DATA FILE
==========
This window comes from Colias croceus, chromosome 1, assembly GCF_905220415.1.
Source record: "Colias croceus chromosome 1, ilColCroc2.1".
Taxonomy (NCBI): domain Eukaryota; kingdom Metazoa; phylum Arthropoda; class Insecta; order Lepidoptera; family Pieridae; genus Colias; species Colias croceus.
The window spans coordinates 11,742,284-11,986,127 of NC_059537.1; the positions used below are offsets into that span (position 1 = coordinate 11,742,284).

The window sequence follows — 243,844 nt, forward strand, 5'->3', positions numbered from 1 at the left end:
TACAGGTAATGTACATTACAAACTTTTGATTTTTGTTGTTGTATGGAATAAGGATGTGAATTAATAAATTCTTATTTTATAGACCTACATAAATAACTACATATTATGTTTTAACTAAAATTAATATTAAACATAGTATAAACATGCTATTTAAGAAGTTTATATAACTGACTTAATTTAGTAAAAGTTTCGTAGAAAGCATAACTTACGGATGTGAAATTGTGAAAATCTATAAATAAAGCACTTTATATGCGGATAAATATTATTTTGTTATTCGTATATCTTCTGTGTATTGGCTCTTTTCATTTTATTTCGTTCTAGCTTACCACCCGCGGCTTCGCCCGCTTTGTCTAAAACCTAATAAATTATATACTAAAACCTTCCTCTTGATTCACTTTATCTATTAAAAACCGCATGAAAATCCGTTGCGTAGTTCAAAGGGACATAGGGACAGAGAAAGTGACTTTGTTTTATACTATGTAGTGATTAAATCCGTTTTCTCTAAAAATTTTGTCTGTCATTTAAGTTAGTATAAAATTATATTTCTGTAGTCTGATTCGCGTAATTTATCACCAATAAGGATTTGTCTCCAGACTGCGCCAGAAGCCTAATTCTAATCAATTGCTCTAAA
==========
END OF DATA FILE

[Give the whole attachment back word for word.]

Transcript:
This window comes from Colias croceus, chromosome 1, assembly GCF_905220415.1.
Source record: "Colias croceus chromosome 1, ilColCroc2.1".
Taxonomy (NCBI): domain Eukaryota; kingdom Metazoa; phylum Arthropoda; class Insecta; order Lepidoptera; family Pieridae; genus Colias; species Colias croceus.
The window spans coordinates 11,742,284-11,986,127 of NC_059537.1; the positions used below are offsets into that span (position 1 = coordinate 11,742,284).

The window sequence follows — 243,844 nt, forward strand, 5'->3', positions numbered from 1 at the left end:
TACAGGTAATGTACATTACAAACTTTTGATTTTTGTTGTTGTATGGAATAAGGATGTGAATTAATAAATTCTTATTTTATAGACCTACATAAATAACTACATATTATGTTTTAACTAAAATTAATATTAAACATAGTATAAACATGCTATTTAAGAAGTTTATATAACTGACTTAATTTAGTAAAAGTTTCGTAGAAAGCATAACTTACGGATGTGAAATTGTGAAAATCTATAAATAAAGCACTTTATATGCGGATAAATATTATTTTGTTATTCGTATATCTTCTGTGTATTGGCTCTTTTCATTTTATTTCGTTCTAGCTTACCACCCGCGGCTTCGCCCGCTTTGTCTAAAACCTAATAAATTATATACTAAAACCTTCCTCTTGATTCACTTTATCTATTAAAAACCGCATGAAAATCCGTTGCGTAGTTCAAAGGGACATAGGGACAGAGAAAGTGACTTTGTTTTATACTATGTAGTGATTAAATCCGTTTTCTCTAAAAATTTTGTCTGTCATTTAAGTTAGTATAAAATTATATTTCTGTAGTCTGATTCGCGTAATTTATCACCAATAAGGATTTGTCTCCAGACTGCGCCAGAAGCCTAATTCTAATCAATTGCTCTAAA